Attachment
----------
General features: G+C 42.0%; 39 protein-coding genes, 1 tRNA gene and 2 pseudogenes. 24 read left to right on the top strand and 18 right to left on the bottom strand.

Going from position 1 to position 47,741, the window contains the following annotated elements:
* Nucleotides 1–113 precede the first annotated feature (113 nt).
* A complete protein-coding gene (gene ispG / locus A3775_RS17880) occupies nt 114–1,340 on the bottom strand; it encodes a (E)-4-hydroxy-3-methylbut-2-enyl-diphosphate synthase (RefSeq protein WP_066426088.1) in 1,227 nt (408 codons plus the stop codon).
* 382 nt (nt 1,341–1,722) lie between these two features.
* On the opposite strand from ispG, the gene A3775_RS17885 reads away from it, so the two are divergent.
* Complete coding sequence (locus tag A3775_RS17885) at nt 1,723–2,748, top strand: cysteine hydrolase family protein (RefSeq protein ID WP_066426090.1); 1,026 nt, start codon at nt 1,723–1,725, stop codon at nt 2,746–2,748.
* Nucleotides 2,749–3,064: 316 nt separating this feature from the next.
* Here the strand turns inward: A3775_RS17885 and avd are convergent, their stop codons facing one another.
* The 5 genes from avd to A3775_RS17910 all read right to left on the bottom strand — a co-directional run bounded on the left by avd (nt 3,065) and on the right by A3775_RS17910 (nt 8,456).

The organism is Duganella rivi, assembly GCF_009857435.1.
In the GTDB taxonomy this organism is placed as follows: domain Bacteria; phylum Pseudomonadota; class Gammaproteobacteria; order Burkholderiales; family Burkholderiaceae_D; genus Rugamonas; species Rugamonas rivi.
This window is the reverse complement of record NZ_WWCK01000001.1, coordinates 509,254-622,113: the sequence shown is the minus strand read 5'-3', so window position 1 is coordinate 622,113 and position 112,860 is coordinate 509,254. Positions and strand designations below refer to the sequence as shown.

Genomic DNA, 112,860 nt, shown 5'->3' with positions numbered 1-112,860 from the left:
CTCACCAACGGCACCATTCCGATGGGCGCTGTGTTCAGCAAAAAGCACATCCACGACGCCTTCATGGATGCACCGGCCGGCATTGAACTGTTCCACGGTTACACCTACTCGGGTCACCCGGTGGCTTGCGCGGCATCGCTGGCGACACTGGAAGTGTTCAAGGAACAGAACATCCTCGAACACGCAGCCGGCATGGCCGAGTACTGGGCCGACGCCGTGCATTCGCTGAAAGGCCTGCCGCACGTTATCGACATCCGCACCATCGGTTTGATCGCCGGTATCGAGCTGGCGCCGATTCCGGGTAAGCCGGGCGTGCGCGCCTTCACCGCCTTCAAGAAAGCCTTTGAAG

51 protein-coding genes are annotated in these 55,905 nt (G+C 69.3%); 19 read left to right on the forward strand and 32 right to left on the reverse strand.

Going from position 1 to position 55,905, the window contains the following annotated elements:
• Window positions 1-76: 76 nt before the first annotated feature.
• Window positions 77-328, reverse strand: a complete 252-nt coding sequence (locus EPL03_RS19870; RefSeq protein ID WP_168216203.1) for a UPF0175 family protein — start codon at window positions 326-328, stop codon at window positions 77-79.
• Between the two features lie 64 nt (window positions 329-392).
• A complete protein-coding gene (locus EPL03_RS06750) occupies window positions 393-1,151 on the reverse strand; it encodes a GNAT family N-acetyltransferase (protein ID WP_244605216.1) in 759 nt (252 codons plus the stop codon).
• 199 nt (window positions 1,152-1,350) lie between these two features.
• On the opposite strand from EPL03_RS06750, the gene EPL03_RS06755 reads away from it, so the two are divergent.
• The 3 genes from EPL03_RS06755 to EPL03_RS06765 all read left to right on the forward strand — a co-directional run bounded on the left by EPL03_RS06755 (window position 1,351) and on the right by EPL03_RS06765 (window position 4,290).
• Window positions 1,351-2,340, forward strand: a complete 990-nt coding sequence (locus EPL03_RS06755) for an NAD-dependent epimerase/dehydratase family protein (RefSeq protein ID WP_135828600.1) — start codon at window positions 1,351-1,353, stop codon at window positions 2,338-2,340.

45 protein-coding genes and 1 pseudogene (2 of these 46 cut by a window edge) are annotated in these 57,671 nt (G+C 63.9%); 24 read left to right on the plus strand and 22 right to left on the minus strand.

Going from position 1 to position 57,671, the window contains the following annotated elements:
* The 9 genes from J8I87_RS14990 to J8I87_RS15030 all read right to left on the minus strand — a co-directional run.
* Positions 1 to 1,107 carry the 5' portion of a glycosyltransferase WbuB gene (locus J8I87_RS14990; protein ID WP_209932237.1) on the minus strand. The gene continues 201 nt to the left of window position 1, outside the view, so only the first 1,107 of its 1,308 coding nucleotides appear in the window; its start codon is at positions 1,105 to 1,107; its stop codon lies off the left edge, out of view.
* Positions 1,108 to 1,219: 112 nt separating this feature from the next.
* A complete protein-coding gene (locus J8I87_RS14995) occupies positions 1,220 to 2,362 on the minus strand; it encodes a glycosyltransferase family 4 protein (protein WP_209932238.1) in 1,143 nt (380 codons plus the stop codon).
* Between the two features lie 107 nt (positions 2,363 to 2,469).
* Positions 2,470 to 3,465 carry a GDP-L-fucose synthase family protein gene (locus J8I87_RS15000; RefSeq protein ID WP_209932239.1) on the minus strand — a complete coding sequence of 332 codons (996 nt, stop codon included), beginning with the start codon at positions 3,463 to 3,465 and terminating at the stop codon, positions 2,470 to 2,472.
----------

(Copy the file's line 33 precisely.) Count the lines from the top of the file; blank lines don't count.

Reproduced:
* Positions 2,470 to 3,465 carry a GDP-L-fucose synthase family protein gene (locus J8I87_RS15000; RefSeq protein ID WP_209932239.1) on the minus strand — a complete coding sequence of 332 codons (996 nt, stop codon included), beginning with the start codon at positions 3,463 to 3,465 and terminating at the stop codon, positions 2,470 to 2,472.